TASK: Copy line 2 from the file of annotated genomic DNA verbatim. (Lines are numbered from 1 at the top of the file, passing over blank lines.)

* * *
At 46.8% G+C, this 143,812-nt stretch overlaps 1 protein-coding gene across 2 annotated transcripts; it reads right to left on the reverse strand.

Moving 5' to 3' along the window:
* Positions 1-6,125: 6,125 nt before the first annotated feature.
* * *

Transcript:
Moving 5' to 3' along the window: